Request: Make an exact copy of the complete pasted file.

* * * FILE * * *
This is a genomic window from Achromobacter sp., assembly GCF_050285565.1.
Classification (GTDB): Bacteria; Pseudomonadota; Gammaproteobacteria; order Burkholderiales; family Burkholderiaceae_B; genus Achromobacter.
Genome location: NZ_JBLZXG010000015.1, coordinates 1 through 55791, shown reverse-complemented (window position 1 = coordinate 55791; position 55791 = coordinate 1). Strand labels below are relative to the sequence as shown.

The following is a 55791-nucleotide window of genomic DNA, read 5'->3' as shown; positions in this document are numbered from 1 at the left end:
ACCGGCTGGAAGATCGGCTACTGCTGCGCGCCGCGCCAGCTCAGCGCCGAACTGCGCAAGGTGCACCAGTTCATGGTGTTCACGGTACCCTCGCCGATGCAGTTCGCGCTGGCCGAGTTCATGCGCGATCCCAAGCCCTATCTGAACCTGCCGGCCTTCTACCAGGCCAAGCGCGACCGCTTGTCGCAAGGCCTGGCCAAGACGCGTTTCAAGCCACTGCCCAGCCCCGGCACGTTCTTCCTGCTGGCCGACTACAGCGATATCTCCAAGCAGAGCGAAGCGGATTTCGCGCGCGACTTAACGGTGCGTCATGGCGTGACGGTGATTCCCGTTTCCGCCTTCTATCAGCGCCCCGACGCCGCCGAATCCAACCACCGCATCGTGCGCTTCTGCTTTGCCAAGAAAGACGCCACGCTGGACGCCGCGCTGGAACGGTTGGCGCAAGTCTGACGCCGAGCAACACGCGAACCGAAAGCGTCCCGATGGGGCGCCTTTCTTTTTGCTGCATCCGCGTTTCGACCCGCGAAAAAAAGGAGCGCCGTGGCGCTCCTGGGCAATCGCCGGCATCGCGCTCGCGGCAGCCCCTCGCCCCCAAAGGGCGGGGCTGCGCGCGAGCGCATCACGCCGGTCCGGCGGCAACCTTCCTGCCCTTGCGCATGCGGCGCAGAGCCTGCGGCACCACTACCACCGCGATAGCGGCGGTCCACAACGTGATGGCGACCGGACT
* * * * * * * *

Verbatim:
This is a genomic window from Achromobacter sp., assembly GCF_050285565.1.
Classification (GTDB): Bacteria; Pseudomonadota; Gammaproteobacteria; order Burkholderiales; family Burkholderiaceae_B; genus Achromobacter.
Genome location: NZ_JBLZXG010000015.1, coordinates 1 through 55791, shown reverse-complemented (window position 1 = coordinate 55791; position 55791 = coordinate 1). Strand labels below are relative to the sequence as shown.

The following is a 55791-nucleotide window of genomic DNA, read 5'->3' as shown; positions in this document are numbered from 1 at the left end:
ACCGGCTGGAAGATCGGCTACTGCTGCGCGCCGCGCCAGCTCAGCGCCGAACTGCGCAAGGTGCACCAGTTCATGGTGTTCACGGTACCCTCGCCGATGCAGTTCGCGCTGGCCGAGTTCATGCGCGATCCCAAGCCCTATCTGAACCTGCCGGCCTTCTACCAGGCCAAGCGCGACCGCTTGTCGCAAGGCCTGGCCAAGACGCGTTTCAAGCCACTGCCCAGCCCCGGCACGTTCTTCCTGCTGGCCGACTACAGCGATATCTCCAAGCAGAGCGAAGCGGATTTCGCGCGCGACTTAACGGTGCGTCATGGCGTGACGGTGATTCCCGTTTCCGCCTTCTATCAGCGCCCCGACGCCGCCGAATCCAACCACCGCATCGTGCGCTTCTGCTTTGCCAAGAAAGACGCCACGCTGGACGCCGCGCTGGAACGGTTGGCGCAAGTCTGACGCCGAGCAACACGCGAACCGAAAGCGTCCCGATGGGGCGCCTTTCTTTTTGCTGCATCCGCGTTTCGACCCGCGAAAAAAAGGAGCGCCGTGGCGCTCCTGGGCAATCGCCGGCATCGCGCTCGCGGCAGCCCCTCGCCCCCAAAGGGCGGGGCTGCGCGCGAGCGCATCACGCCGGTCCGGCGGCAACCTTCCTGCCCTTGCGCATGCGGCGCAGAGCCTGCGGCACCACTACCACCGCGATAGCGGCGGTCCACAACGTGATGGCGACCGGACT